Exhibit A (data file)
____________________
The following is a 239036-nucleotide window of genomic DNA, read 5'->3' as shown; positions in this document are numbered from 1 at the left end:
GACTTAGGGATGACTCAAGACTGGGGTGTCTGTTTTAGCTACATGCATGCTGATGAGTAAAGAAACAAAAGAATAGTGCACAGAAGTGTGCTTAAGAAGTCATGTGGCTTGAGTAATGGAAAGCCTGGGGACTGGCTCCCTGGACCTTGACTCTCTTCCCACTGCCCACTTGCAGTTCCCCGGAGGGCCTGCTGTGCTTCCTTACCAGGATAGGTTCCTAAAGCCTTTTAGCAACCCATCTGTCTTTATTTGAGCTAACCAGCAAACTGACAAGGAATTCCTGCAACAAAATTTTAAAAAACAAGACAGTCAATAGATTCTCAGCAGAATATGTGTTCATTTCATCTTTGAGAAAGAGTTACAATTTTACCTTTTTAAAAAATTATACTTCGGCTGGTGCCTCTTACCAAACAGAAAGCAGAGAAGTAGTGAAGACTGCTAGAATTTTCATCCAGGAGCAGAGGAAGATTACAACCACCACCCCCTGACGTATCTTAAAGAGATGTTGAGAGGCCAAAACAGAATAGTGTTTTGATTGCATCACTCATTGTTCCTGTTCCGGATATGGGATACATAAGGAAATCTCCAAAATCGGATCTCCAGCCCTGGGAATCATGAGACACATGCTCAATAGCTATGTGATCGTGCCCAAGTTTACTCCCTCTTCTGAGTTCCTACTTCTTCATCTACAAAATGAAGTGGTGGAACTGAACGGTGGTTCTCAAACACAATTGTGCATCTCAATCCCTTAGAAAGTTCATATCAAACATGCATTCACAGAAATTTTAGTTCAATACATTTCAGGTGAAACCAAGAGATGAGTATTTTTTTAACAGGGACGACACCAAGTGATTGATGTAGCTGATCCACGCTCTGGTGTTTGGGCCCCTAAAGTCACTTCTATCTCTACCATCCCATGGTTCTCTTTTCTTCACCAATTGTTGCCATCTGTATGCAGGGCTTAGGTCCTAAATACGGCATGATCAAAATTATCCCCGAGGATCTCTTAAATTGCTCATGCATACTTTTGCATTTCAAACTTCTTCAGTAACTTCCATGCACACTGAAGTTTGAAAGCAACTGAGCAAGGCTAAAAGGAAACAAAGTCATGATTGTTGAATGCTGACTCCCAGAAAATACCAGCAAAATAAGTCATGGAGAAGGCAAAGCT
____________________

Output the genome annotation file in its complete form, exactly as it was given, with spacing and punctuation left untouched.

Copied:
The following is a 239036-nucleotide window of genomic DNA, read 5'->3' as shown; positions in this document are numbered from 1 at the left end:
GACTTAGGGATGACTCAAGACTGGGGTGTCTGTTTTAGCTACATGCATGCTGATGAGTAAAGAAACAAAAGAATAGTGCACAGAAGTGTGCTTAAGAAGTCATGTGGCTTGAGTAATGGAAAGCCTGGGGACTGGCTCCCTGGACCTTGACTCTCTTCCCACTGCCCACTTGCAGTTCCCCGGAGGGCCTGCTGTGCTTCCTTACCAGGATAGGTTCCTAAAGCCTTTTAGCAACCCATCTGTCTTTATTTGAGCTAACCAGCAAACTGACAAGGAATTCCTGCAACAAAATTTTAAAAAACAAGACAGTCAATAGATTCTCAGCAGAATATGTGTTCATTTCATCTTTGAGAAAGAGTTACAATTTTACCTTTTTAAAAAATTATACTTCGGCTGGTGCCTCTTACCAAACAGAAAGCAGAGAAGTAGTGAAGACTGCTAGAATTTTCATCCAGGAGCAGAGGAAGATTACAACCACCACCCCCTGACGTATCTTAAAGAGATGTTGAGAGGCCAAAACAGAATAGTGTTTTGATTGCATCACTCATTGTTCCTGTTCCGGATATGGGATACATAAGGAAATCTCCAAAATCGGATCTCCAGCCCTGGGAATCATGAGACACATGCTCAATAGCTATGTGATCGTGCCCAAGTTTACTCCCTCTTCTGAGTTCCTACTTCTTCATCTACAAAATGAAGTGGTGGAACTGAACGGTGGTTCTCAAACACAATTGTGCATCTCAATCCCTTAGAAAGTTCATATCAAACATGCATTCACAGAAATTTTAGTTCAATACATTTCAGGTGAAACCAAGAGATGAGTATTTTTTTAACAGGGACGACACCAAGTGATTGATGTAGCTGATCCACGCTCTGGTGTTTGGGCCCCTAAAGTCACTTCTATCTCTACCATCCCATGGTTCTCTTTTCTTCACCAATTGTTGCCATCTGTATGCAGGGCTTAGGTCCTAAATACGGCATGATCAAAATTATCCCCGAGGATCTCTTAAATTGCTCATGCATACTTTTGCATTTCAAACTTCTTCAGTAACTTCCATGCACACTGAAGTTTGAAAGCAACTGAGCAAGGCTAAAAGGAAACAAAGTCATGATTGTTGAATGCTGACTCCCAGAAAATACCAGCAAAATAAGTCATGGAGAAGGCAAAGCT